The humanitarian chief of the United Nations has stated that an amount of $100 million will be granted to 12 of the most seriously underfunded regions of global crises this year. The countries chosen were Afghanistan, Algeria, Burundi, the Democratic People’s Republic of Korea, Djibouti, Eritrea, Ethiopia, Haiti, Liberia, Uganda and Yemen.
This aid effort is organized by the UN Central Emergency Response Fund (CERF). One of the Central Emergency Response Fund’s main functions is carrying on aid efforts in areas of “forgotten” or “neglected” disasters and conflicts. Since 2006 more than $900 million have been funneled toward “neglected” crises. Under Secretary-General for Humanitarian Affairs and Emergency Relief Coordinator Valorie Amos remarked that “Millions of people continue to need help around the world after the media spotlight fades.” Amos also said that she hopes that “governments and others will provide more funds to help those caught in these hidden emergencies.”
These “neglected” crises are caused by both natural disasters and violent conflict. Once major media coverage stops on a disaster it is too easy for people to forget what has happened. Perhaps the best example of the world’s forgetfulness comes from the 2004 Indian Ocean tsunami, the deadliest tsunami in history according to the U.S. Geological Survey. For quite some time the disaster was the most reported on news story worldwide but the media spotlight faded away and focused on other stories and happenings. Thankfully the disaster wasn’t completely forgotten and there are still people working today to rebuild much of the area.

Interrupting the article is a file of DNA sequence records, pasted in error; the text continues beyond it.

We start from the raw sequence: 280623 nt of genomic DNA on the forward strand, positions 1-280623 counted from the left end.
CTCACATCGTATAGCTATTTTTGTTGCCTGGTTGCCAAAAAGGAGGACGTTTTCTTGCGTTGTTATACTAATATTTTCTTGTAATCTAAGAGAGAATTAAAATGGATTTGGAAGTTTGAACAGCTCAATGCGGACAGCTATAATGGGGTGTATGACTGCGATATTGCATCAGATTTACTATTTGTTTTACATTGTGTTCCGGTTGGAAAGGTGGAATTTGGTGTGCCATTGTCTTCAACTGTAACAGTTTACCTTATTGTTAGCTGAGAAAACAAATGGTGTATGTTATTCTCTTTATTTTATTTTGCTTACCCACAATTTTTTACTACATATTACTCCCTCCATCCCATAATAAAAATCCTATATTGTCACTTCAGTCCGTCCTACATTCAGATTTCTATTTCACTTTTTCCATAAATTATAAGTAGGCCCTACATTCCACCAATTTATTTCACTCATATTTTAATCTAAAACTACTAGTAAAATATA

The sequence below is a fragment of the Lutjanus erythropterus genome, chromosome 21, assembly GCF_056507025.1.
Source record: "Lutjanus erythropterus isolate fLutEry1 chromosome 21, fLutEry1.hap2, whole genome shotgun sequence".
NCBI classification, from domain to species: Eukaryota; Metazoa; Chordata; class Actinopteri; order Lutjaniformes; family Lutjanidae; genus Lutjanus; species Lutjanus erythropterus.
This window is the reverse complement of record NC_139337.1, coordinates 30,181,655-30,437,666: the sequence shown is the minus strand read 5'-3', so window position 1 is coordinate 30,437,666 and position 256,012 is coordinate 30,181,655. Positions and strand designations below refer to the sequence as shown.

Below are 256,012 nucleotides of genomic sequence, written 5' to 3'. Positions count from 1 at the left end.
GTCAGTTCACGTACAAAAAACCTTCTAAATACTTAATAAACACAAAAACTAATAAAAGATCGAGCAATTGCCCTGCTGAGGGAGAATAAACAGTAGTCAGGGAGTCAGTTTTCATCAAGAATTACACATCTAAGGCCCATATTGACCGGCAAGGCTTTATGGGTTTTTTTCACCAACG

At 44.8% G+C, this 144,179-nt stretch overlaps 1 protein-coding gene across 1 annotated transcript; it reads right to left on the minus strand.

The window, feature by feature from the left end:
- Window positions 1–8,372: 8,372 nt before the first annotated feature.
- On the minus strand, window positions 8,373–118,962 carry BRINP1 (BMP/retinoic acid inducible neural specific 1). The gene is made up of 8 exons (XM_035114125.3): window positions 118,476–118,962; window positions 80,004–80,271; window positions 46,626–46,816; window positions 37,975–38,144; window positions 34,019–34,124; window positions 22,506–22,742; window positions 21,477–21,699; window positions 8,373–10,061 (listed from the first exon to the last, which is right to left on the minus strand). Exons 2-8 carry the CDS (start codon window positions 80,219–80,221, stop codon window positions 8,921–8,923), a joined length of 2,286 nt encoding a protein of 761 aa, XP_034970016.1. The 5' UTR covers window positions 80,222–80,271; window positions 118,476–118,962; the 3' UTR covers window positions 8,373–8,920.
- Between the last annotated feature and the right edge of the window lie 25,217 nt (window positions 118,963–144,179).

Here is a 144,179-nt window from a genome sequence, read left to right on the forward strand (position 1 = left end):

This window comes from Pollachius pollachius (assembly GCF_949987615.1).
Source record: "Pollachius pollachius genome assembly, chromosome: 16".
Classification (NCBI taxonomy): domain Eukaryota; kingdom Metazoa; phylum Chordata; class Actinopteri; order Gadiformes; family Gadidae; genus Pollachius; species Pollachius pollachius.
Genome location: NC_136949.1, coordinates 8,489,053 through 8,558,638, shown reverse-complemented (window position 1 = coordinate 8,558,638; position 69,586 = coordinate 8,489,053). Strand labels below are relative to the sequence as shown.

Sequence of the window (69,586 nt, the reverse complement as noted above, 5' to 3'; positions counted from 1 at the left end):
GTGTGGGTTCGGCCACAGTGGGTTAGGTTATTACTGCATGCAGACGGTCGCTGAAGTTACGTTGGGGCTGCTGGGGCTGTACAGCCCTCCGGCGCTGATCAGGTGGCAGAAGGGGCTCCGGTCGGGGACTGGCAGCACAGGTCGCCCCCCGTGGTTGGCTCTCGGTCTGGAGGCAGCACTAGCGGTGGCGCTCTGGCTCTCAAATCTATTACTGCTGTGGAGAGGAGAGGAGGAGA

The CERF’s mission to continue offering aid to neglected victims of forgotten crises is certainly an admirable ambition and one that will hopefully remind individuals and governments alike that help is still needed even after the cameras have been packed away.
– Kevin Sullivan